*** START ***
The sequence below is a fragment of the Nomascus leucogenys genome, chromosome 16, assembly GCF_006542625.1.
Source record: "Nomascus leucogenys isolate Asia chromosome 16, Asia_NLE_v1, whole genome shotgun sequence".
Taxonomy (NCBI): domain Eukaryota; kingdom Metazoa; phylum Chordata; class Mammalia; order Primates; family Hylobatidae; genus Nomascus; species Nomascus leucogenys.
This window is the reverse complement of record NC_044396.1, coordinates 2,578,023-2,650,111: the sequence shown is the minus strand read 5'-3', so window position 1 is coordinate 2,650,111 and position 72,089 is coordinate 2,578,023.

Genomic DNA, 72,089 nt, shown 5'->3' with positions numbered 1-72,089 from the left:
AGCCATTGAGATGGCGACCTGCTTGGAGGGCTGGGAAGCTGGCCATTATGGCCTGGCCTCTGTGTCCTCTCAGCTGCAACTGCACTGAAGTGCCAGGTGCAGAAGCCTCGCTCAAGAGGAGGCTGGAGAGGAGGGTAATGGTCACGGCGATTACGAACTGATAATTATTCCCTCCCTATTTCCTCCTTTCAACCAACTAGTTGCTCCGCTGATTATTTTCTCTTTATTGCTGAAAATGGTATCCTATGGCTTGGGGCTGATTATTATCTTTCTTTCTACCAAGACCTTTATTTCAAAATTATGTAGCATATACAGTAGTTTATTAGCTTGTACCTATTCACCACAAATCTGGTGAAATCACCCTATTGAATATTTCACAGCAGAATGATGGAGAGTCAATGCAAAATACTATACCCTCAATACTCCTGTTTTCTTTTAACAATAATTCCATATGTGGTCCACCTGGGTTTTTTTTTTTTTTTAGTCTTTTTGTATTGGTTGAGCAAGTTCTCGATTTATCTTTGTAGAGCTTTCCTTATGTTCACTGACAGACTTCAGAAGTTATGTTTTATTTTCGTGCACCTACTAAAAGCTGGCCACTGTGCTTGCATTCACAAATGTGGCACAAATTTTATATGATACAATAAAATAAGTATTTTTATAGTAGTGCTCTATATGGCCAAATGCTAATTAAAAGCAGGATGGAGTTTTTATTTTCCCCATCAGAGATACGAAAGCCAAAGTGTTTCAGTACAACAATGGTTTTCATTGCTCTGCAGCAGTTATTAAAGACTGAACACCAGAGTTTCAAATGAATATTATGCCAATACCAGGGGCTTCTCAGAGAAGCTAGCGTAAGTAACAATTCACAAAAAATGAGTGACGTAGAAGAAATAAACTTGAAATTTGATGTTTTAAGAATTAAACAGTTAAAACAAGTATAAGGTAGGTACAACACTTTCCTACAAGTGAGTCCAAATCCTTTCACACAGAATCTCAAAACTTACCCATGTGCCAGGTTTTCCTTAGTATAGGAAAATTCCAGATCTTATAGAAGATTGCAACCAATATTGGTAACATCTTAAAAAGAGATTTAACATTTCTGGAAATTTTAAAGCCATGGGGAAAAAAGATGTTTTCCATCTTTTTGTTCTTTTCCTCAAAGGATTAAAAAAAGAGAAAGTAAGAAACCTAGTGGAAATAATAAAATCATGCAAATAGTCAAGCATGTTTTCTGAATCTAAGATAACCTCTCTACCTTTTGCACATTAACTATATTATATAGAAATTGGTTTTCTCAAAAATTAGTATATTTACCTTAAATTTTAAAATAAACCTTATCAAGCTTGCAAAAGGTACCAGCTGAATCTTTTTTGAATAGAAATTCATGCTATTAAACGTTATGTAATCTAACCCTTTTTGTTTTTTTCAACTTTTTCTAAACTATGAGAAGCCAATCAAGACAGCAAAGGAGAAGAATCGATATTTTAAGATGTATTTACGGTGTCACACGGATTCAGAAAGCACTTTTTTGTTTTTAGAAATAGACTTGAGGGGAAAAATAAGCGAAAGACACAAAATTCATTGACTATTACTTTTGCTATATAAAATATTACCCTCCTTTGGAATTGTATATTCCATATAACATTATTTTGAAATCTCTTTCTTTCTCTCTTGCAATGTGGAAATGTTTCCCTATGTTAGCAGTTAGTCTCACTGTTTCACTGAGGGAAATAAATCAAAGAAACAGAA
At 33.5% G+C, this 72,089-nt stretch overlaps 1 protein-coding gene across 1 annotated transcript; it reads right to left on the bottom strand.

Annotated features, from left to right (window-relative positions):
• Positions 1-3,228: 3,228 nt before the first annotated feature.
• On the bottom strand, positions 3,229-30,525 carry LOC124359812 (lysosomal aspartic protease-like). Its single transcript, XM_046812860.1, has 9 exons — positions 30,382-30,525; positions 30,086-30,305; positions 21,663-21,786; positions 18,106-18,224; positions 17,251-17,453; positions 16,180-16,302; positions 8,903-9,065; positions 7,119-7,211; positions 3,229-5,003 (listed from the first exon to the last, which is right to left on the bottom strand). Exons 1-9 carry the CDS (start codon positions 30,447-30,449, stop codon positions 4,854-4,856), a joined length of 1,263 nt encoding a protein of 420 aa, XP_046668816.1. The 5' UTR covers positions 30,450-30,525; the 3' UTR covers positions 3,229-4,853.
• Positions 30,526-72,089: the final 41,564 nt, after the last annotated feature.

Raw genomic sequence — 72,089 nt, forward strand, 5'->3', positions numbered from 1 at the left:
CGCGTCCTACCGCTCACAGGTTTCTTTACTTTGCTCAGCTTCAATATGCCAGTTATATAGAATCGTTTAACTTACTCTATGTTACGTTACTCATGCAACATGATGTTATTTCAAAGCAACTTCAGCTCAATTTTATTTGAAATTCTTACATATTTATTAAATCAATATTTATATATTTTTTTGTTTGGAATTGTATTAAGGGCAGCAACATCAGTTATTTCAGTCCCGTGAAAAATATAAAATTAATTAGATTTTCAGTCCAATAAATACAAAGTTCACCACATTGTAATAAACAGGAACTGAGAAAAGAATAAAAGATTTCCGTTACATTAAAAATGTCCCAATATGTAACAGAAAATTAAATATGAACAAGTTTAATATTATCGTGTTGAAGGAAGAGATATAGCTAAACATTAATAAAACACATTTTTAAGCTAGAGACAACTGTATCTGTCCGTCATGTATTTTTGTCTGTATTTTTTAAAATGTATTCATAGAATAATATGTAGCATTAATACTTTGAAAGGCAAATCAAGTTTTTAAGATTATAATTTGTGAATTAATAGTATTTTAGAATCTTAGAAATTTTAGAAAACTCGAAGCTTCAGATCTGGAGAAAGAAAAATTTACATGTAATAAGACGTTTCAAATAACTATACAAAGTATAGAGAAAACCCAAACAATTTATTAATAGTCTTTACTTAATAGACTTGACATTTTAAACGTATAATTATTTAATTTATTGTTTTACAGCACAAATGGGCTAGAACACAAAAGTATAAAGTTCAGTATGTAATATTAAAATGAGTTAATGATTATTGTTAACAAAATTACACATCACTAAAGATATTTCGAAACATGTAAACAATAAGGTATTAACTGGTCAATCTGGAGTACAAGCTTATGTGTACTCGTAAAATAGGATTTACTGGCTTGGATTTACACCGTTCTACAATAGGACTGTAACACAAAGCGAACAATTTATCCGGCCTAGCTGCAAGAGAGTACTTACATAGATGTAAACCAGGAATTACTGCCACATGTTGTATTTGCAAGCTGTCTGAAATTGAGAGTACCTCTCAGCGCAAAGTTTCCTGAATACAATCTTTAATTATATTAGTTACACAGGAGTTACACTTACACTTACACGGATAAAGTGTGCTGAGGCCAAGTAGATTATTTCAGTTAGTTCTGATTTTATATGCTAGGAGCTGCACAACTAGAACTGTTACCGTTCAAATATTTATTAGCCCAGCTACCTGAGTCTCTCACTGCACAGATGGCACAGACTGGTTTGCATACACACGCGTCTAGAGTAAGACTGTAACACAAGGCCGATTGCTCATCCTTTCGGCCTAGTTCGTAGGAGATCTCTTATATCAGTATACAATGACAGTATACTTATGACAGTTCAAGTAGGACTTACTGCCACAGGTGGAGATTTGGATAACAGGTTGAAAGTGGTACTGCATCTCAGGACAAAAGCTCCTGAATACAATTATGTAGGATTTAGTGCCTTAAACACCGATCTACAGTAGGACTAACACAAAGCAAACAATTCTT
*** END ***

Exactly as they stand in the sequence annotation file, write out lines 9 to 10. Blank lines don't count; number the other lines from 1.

• Positions 1-3,228: 3,228 nt before the first annotated feature.
• On the bottom strand, positions 3,229-30,525 carry LOC124359812 (lysosomal aspartic protease-like). Its single transcript, XM_046812860.1, has 9 exons — positions 30,382-30,525; positions 30,086-30,305; positions 21,663-21,786; positions 18,106-18,224; positions 17,251-17,453; positions 16,180-16,302; positions 8,903-9,065; positions 7,119-7,211; positions 3,229-5,003 (listed from the first exon to the last, which is right to left on the bottom strand). Exons 1-9 carry the CDS (start codon positions 30,447-30,449, stop codon positions 4,854-4,856), a joined length of 1,263 nt encoding a protein of 420 aa, XP_046668816.1. The 5' UTR covers positions 30,450-30,525; the 3' UTR covers positions 3,229-4,853.